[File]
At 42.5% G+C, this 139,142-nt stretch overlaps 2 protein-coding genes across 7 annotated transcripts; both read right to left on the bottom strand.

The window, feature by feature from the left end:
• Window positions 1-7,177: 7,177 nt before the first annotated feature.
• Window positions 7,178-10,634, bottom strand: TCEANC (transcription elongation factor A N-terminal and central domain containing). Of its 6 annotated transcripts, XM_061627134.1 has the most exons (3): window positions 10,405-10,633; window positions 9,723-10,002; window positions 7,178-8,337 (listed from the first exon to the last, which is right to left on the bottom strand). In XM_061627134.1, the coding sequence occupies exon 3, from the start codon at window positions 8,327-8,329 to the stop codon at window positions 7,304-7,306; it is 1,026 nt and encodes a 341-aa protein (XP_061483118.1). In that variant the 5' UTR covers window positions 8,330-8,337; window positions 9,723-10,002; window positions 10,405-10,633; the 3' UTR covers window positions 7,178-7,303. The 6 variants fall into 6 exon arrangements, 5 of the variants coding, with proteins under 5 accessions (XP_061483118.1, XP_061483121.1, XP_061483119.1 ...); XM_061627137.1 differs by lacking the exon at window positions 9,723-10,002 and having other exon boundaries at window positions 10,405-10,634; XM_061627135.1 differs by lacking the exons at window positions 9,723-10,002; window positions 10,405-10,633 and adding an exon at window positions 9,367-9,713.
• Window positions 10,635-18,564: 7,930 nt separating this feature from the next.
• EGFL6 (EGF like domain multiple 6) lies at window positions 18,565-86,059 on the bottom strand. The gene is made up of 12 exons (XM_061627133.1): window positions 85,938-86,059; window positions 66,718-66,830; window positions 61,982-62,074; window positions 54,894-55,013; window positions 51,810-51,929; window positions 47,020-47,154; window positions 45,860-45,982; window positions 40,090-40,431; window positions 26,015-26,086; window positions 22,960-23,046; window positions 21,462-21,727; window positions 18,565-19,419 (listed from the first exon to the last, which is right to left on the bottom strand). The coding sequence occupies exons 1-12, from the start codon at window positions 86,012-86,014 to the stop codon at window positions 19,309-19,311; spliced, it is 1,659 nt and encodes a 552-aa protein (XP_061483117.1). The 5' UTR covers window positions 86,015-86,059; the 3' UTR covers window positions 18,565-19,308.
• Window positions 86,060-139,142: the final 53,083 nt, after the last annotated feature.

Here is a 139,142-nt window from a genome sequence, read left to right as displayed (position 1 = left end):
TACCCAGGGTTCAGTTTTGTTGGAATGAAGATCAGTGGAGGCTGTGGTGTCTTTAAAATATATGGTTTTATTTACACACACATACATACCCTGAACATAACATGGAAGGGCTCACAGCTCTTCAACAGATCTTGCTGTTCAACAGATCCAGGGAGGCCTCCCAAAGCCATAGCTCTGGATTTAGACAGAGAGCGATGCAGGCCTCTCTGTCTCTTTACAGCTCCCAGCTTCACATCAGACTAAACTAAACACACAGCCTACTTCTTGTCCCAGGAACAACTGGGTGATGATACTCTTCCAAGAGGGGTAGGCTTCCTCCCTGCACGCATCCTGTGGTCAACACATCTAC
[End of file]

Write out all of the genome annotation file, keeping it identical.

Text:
At 42.5% G+C, this 139,142-nt stretch overlaps 2 protein-coding genes across 7 annotated transcripts; both read right to left on the bottom strand.

The window, feature by feature from the left end:
• Window positions 1-7,177: 7,177 nt before the first annotated feature.
• Window positions 7,178-10,634, bottom strand: TCEANC (transcription elongation factor A N-terminal and central domain containing). Of its 6 annotated transcripts, XM_061627134.1 has the most exons (3): window positions 10,405-10,633; window positions 9,723-10,002; window positions 7,178-8,337 (listed from the first exon to the last, which is right to left on the bottom strand). In XM_061627134.1, the coding sequence occupies exon 3, from the start codon at window positions 8,327-8,329 to the stop codon at window positions 7,304-7,306; it is 1,026 nt and encodes a 341-aa protein (XP_061483118.1). In that variant the 5' UTR covers window positions 8,330-8,337; window positions 9,723-10,002; window positions 10,405-10,633; the 3' UTR covers window positions 7,178-7,303. The 6 variants fall into 6 exon arrangements, 5 of the variants coding, with proteins under 5 accessions (XP_061483118.1, XP_061483121.1, XP_061483119.1 ...); XM_061627137.1 differs by lacking the exon at window positions 9,723-10,002 and having other exon boundaries at window positions 10,405-10,634; XM_061627135.1 differs by lacking the exons at window positions 9,723-10,002; window positions 10,405-10,633 and adding an exon at window positions 9,367-9,713.
• Window positions 10,635-18,564: 7,930 nt separating this feature from the next.
• EGFL6 (EGF like domain multiple 6) lies at window positions 18,565-86,059 on the bottom strand. The gene is made up of 12 exons (XM_061627133.1): window positions 85,938-86,059; window positions 66,718-66,830; window positions 61,982-62,074; window positions 54,894-55,013; window positions 51,810-51,929; window positions 47,020-47,154; window positions 45,860-45,982; window positions 40,090-40,431; window positions 26,015-26,086; window positions 22,960-23,046; window positions 21,462-21,727; window positions 18,565-19,419 (listed from the first exon to the last, which is right to left on the bottom strand). The coding sequence occupies exons 1-12, from the start codon at window positions 86,012-86,014 to the stop codon at window positions 19,309-19,311; spliced, it is 1,659 nt and encodes a 552-aa protein (XP_061483117.1). The 5' UTR covers window positions 86,015-86,059; the 3' UTR covers window positions 18,565-19,308.
• Window positions 86,060-139,142: the final 53,083 nt, after the last annotated feature.

Here is a 139,142-nt window from a genome sequence, read left to right as displayed (position 1 = left end):
TACCCAGGGTTCAGTTTTGTTGGAATGAAGATCAGTGGAGGCTGTGGTGTCTTTAAAATATATGGTTTTATTTACACACACATACATACCCTGAACATAACATGGAAGGGCTCACAGCTCTTCAACAGATCTTGCTGTTCAACAGATCCAGGGAGGCCTCCCAAAGCCATAGCTCTGGATTTAGACAGAGAGCGATGCAGGCCTCTCTGTCTCTTTACAGCTCCCAGCTTCACATCAGACTAAACTAAACACACAGCCTACTTCTTGTCCCAGGAACAACTGGGTGATGATACTCTTCCAAGAGGGGTAGGCTTCCTCCCTGCACGCATCCTGTGGTCAACACATCTAC